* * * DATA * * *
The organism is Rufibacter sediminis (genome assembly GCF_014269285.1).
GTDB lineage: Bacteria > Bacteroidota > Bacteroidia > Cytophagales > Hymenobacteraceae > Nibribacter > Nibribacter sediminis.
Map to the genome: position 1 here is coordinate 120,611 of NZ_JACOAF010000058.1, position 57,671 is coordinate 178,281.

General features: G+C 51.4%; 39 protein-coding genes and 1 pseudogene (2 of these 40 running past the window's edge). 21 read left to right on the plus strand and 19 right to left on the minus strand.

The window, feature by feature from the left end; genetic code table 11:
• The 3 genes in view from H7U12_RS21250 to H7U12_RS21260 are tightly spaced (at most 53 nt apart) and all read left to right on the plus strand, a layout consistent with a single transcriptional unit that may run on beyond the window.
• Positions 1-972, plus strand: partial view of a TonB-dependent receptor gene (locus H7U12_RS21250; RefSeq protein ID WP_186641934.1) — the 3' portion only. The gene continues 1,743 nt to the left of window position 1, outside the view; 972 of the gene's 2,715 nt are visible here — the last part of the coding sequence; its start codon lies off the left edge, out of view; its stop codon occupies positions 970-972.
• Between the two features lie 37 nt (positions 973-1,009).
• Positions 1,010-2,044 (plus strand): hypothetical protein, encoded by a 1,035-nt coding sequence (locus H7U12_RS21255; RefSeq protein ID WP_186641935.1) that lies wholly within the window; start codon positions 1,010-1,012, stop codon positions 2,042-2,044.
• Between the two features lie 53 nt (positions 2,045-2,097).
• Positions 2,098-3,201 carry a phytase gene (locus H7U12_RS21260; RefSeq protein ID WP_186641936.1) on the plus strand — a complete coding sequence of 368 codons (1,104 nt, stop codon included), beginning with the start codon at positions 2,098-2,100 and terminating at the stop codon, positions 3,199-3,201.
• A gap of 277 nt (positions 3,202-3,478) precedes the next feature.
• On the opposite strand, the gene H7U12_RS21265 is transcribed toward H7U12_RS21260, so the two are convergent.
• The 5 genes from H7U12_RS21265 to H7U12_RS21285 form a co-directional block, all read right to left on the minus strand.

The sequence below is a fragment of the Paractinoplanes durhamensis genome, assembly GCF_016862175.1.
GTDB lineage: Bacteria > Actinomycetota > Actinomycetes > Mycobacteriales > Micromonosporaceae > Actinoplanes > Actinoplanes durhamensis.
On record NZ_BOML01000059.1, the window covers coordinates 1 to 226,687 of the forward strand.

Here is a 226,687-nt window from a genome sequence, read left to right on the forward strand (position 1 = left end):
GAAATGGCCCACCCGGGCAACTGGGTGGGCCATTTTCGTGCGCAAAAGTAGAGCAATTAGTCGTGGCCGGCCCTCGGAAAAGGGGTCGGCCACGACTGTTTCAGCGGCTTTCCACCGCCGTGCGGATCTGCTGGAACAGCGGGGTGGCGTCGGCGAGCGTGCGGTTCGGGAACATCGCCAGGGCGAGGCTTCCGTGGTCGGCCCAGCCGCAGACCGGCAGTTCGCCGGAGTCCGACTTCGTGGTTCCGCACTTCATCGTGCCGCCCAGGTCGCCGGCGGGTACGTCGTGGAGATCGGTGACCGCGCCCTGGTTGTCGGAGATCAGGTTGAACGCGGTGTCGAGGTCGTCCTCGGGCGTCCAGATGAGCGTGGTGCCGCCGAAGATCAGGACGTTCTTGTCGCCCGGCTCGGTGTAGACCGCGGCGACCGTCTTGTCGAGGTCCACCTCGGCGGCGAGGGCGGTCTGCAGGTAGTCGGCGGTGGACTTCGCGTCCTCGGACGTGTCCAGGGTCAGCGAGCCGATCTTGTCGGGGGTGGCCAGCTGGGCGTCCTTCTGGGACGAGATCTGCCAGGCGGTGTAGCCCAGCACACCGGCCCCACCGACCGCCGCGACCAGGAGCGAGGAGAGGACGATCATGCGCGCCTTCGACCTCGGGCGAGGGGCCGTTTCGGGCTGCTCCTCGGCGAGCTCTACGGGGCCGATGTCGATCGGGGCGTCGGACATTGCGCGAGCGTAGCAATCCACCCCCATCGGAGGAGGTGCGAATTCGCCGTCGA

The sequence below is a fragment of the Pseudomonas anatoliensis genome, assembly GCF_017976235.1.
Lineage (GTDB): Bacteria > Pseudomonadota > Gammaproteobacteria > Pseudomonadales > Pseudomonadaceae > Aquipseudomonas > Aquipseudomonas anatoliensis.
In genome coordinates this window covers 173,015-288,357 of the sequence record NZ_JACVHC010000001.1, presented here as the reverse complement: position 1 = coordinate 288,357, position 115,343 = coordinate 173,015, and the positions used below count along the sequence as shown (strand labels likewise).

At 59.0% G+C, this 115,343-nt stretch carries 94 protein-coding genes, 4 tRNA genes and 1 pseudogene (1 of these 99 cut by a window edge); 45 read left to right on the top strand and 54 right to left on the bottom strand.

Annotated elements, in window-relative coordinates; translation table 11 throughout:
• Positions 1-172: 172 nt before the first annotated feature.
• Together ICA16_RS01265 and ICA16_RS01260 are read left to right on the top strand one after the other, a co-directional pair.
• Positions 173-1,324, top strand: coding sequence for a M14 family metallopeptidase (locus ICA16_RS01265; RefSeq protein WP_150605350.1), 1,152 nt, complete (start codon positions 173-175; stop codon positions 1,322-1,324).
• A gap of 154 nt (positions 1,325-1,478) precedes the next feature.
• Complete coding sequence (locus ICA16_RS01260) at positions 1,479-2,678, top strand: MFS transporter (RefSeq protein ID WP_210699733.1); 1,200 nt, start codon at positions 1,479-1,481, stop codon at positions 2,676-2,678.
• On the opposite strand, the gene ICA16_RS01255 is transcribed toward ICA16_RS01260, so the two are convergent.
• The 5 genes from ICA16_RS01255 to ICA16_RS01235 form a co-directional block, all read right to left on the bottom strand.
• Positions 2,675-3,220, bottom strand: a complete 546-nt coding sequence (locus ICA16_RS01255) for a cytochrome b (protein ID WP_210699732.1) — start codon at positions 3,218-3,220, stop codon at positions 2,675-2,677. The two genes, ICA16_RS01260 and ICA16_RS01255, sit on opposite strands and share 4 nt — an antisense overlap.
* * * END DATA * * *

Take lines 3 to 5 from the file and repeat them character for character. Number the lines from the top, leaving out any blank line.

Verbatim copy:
Map to the genome: position 1 here is coordinate 120,611 of NZ_JACOAF010000058.1, position 57,671 is coordinate 178,281.

General features: G+C 51.4%; 39 protein-coding genes and 1 pseudogene (2 of these 40 running past the window's edge). 21 read left to right on the plus strand and 19 right to left on the minus strand.

The window, feature by feature from the left end; genetic code table 11: